The acquisition of AGS in 2007 for €1 million was undertaken, according to our sources, with no proper due diligence from the management of Congrex in Sweden. No external funding was required. It soon became clear that much of this business was a mess. The business had to be liquidated, five or six offices had to be closed down including in Washington, and the only thing left was the Brussels office which became Congrex Belgium. The liquidation and decommissioning costs of AGS became as much as the purchase in 2007.

Congrex also acquired AKM AG 2007, an international conference company based in Basel, Switzerland, and its subsidiaries AKM Travel AG, an IATA licensed travel agency based in Basel, and AKM Congress Service GmbH, based in Weil in Germany. Once again, no external funding was taken. AKM became Congrex Switzerland and AKM Travel became Congrex Travel. Initially, this was viewed as a great opportunity and also boosted the company because Congrex Group handed over all hotel reservations for major conventions with over 500 participants of all Congrex offices worldwide. But the acquisition activities of Congrex Sweden without external funding returned to haunt the company after the financial crisis of 2008 and its demise was all too apparent to the management as early as 2011.

In 2010 the whole Congrex Group (excluding the parent holding company) a new accounting principle, `revenue recognition`, which in the current year's income statement expected total turnover and profit from the thousands of hours worked with future projects. This means that you "borrowed" sales figures from the upcoming project to showcase a good result this year. Then, when not all the business transpired to take place, or failed to reach budget, then so increasing discrepancies in future stated earnings became evident. Several people in senior positions from within Congrex Sweden and other Congrex subsidiary holdings elsewhere in Europe and beyond voiced their concerns over the policy of `revenue recognition` in the accounts to the senior management of Congrex Holding. But instead of rectifying the shortfall in accounts resulting from forward recognition of revenue, those people voicing concerns from within the subsidiaries either voluntarily left the company or were simply kicked out.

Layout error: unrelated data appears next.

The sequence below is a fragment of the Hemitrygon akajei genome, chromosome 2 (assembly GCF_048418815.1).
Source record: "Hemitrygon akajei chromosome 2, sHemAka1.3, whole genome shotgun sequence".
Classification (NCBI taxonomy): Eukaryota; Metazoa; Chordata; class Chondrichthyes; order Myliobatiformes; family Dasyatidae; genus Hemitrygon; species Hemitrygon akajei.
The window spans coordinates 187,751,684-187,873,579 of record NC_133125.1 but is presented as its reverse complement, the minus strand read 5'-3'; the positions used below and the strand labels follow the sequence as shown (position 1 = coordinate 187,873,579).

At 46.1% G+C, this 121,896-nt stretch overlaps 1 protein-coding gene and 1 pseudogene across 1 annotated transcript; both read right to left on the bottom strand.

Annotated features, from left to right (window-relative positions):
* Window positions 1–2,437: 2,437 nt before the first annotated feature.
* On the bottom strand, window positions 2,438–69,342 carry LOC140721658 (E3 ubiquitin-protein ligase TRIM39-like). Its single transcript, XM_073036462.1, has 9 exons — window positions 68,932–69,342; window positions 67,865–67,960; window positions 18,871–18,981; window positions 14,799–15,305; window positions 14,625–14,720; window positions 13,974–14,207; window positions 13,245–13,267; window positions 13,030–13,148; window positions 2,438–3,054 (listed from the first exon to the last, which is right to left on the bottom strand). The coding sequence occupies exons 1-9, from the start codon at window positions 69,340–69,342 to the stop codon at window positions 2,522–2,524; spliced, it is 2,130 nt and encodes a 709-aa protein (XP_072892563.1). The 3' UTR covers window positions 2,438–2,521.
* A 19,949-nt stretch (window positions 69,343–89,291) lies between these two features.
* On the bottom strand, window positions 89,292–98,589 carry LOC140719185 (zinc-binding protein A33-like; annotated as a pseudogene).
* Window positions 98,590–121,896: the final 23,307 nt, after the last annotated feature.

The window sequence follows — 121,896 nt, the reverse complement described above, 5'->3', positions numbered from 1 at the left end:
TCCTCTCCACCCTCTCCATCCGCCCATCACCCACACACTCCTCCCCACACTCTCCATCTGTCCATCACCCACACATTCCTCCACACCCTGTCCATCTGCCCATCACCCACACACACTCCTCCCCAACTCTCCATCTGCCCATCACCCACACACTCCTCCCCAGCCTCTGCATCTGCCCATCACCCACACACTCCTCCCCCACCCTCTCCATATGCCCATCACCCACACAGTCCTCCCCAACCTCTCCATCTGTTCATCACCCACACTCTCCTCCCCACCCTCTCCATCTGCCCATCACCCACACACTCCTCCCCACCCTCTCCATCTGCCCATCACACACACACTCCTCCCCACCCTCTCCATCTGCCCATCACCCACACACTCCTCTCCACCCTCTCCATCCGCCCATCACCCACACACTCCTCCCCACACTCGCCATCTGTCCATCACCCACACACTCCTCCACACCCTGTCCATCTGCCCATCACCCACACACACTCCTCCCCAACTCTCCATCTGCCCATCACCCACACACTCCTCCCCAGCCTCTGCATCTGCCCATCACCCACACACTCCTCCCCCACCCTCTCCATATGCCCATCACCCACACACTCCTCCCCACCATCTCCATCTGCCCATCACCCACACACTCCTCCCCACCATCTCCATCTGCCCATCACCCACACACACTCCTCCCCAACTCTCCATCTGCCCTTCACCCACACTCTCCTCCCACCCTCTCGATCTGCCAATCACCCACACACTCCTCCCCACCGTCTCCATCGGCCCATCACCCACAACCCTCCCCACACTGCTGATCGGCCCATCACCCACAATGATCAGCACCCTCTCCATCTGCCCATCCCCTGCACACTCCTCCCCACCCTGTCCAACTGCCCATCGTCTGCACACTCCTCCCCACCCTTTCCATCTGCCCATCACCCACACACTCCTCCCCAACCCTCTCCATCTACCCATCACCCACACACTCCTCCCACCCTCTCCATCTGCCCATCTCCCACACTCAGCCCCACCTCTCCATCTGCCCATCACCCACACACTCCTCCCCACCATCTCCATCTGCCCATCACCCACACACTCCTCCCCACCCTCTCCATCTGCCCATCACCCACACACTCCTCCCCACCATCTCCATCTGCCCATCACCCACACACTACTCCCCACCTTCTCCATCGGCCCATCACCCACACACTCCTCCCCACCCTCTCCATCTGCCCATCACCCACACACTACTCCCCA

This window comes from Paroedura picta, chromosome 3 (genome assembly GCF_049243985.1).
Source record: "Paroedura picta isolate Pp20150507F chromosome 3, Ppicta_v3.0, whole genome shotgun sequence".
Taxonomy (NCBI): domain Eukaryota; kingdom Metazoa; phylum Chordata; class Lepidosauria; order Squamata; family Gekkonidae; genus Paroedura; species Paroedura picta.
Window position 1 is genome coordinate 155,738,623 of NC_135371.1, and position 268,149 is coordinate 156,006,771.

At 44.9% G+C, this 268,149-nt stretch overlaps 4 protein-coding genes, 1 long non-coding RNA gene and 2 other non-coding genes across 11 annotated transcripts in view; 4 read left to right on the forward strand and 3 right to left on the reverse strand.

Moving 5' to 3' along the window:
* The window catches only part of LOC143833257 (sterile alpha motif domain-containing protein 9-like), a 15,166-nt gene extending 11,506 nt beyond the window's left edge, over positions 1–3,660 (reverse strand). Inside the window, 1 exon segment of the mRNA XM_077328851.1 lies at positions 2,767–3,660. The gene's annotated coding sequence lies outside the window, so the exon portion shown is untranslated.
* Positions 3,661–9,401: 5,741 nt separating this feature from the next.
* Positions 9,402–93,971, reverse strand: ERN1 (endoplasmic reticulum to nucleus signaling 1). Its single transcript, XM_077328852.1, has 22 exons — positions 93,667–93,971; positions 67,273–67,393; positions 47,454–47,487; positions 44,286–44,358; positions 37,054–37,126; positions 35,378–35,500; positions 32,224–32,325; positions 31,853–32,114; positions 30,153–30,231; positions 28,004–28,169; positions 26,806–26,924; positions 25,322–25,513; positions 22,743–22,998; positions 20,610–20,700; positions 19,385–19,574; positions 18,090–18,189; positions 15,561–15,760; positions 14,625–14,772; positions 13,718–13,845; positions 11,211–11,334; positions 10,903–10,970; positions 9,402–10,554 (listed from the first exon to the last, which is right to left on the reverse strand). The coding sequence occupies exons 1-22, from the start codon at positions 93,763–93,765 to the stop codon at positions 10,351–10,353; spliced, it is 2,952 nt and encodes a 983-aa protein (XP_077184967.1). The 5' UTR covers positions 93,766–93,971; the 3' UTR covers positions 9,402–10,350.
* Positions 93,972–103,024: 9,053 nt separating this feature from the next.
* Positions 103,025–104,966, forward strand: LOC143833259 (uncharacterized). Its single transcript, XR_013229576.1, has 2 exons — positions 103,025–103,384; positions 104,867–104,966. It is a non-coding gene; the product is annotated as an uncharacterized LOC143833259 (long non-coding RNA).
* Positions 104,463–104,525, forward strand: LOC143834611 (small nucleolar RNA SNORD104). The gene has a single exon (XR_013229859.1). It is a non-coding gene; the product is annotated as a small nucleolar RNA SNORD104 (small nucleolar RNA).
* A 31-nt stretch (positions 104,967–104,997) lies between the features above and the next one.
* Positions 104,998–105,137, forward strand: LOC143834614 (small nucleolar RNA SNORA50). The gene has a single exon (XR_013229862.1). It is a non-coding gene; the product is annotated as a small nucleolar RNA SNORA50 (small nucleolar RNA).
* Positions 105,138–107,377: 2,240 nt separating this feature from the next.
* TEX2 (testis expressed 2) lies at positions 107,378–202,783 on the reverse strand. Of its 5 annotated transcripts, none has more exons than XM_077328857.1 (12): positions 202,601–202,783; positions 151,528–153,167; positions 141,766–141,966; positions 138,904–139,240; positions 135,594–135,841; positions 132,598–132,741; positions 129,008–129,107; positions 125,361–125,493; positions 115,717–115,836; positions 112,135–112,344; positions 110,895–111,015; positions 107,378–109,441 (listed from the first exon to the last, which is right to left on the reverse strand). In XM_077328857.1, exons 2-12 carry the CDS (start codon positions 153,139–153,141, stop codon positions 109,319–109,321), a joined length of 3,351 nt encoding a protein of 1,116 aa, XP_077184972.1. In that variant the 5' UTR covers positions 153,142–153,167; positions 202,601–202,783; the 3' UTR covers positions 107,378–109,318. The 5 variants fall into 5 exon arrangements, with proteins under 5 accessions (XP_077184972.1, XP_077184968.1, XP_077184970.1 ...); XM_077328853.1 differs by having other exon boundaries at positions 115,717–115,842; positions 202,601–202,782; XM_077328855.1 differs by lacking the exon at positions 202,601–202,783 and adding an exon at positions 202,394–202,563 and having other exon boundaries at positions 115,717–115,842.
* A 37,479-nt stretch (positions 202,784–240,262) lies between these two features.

In 2011 Congrex endured a significant foreign exchange currency loss having failed to hedge its currency in Switzerland. As much or even more than € 2.2 million was lost, but bankruptcy of Congrex Sweden came much later than many insiders predicted.

Also in 2011 Congrex received a takeover bid of € 22 million that the owners turned down. Maybe this bid would not have survived due diligence, but should the bid have been rejected out of hand?

Although AKM was a good deal and some believed that this part could be saved from within the bankrupcy of Congrex in Sweden, the administrator has stated that he can only find buyers for smaller parts of the business and he has chosen to conclude the bankruptcy as early as tomorrow, Friday October 25, 2013. Remaining employees will go home from their jobs for good. It will take months before all the documents are reviewed and bankruptcy can be fully terminated.

Meetings International has repeatedly asked Donald Hellstedt for comment to get his views on what it was that finally got him to give up and file for bankruptcy, but he has declined to comment.